December 13, 2011

Rates Down: MBS Rebound After 10Yr Auction, Fed Meeting

December 13, 2011

Rates Down: MBS Rebound After 10Yr Auction, Fed Meeting

Below is the statement from today’s final Fed rate policy meeting of 2011. No surprises. They’re keeping overnight bank-to-bank Fed Funds Rates targeted between 0 and .25%. They’ll also continue Operation Twist to shift their debt holdings from shorter into longer durations, and continue reinvesting proceeds from their existing mortgage bond holdings into new mortgage bonds, which helps keep mortgage rates low.

I explained why this strategy keeps rates low when they announced it in September. Read it here.

The Fed didn’t confirm rumors about QE3 focused on buying more mortgage bonds in Q12011.

Mortgage bonds (FNMA 3.5% coupon) were down as much as 23 basis points to start the day, but rebounded sharply and now up 34 basis points. Rates drop when bond prices rise like this, and vice versa.

The rally came after a very strong $21b auction of 10yr Notes which had the second highest ever bid-to-cover ratio (a measure of demand) of 3.53.

The week’s busy economic calendar continues with Import/Export prices tomorrow, and jobless claims, inflation and manufacturing data on Thursday and Friday.

December 13 Fed Statement (Last 2011 FOMC Meeting)

Information received since the Federal Open Market Committee met in November suggests that the economy has been expanding moderately, notwithstanding some apparent slowing in global growth. While indicators point to some improvement in overall labor market conditions, the unemployment rate remains elevated. Household spending has continued to advance, but business fixed investment appears to be increasing less rapidly and the housing sector remains depressed. Inflation has moderated since earlier in the year, and longer-term inflation expectations have remained stable.

Consistent with its statutory mandate, the Committee seeks to foster maximum employment and price stability. The Committee continues to expect a moderate pace of economic growth over coming quarters and consequently anticipates that the unemployment rate will decline only gradually toward levels that the Committee judges to be consistent with its dual mandate. Strains in global financial markets continue to pose significant downside risks to the economic outlook. The Committee also anticipates that inflation will settle, over coming quarters, at levels at or below those consistent with the Committee’s dual mandate. However, the Committee will continue to pay close attention to the evolution of inflation and inflation expectations.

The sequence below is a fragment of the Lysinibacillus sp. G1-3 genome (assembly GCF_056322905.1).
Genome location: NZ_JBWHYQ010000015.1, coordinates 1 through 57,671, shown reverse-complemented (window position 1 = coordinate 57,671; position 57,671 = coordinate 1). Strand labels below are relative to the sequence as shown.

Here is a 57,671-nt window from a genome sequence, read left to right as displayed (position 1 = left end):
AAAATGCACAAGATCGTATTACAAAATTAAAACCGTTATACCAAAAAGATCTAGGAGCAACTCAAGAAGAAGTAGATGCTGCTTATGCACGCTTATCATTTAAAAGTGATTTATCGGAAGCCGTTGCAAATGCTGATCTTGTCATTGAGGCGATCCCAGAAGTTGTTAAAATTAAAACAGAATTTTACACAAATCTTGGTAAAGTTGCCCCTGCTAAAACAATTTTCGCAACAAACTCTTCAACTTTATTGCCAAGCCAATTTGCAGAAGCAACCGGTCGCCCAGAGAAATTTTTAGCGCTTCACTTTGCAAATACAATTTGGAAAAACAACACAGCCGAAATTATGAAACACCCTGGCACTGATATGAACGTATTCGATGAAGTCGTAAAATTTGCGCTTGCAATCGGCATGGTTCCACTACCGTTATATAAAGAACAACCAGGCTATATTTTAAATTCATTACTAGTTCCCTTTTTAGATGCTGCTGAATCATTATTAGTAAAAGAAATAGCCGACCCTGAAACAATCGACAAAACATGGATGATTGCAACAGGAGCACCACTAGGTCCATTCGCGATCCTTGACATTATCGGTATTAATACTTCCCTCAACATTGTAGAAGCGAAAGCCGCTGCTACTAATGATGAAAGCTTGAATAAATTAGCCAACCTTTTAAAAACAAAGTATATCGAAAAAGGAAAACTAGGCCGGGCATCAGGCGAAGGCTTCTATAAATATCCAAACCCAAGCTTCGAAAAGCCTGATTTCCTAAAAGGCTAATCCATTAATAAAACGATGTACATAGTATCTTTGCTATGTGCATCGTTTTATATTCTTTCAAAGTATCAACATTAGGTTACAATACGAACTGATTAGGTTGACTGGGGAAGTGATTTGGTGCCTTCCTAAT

To support a stronger economic recovery and to help ensure that inflation, over time, is at levels consistent with the dual mandate, the Committee decided today to continue its program to extend the average maturity of its holdings of securities as announced in September. The Committee is maintaining its existing policies of reinvesting principal payments from its holdings of agency debt and agency mortgage-backed securities in agency mortgage-backed securities and of rolling over maturing Treasury securities at auction. The Committee will regularly review the size and composition of its securities holdings and is prepared to adjust those holdings as appropriate.

The Committee also decided to keep the target range for the federal funds rate at 0 to 1/4 percent and currently anticipates that economic conditions–including low rates of resource utilization and a subdued outlook for inflation over the medium run–are likely to warrant exceptionally low levels for the federal funds rate at least through mid-2013.

The Committee will continue to assess the economic outlook in light of incoming information and is prepared to employ its tools to promote a stronger economic recovery in a context of price stability.

Voting for the FOMC monetary policy action were: Ben S. Bernanke, Chairman; William C. Dudley, Vice Chairman; Elizabeth A. Duke; Richard W. Fisher; Narayana Kocherlakota; Charles I. Plosser; Sarah Bloom Raskin; Daniel K. Tarullo; and Janet L. Yellen. Voting against the action was Charles L. Evans, who supported additional policy accommodation at this time.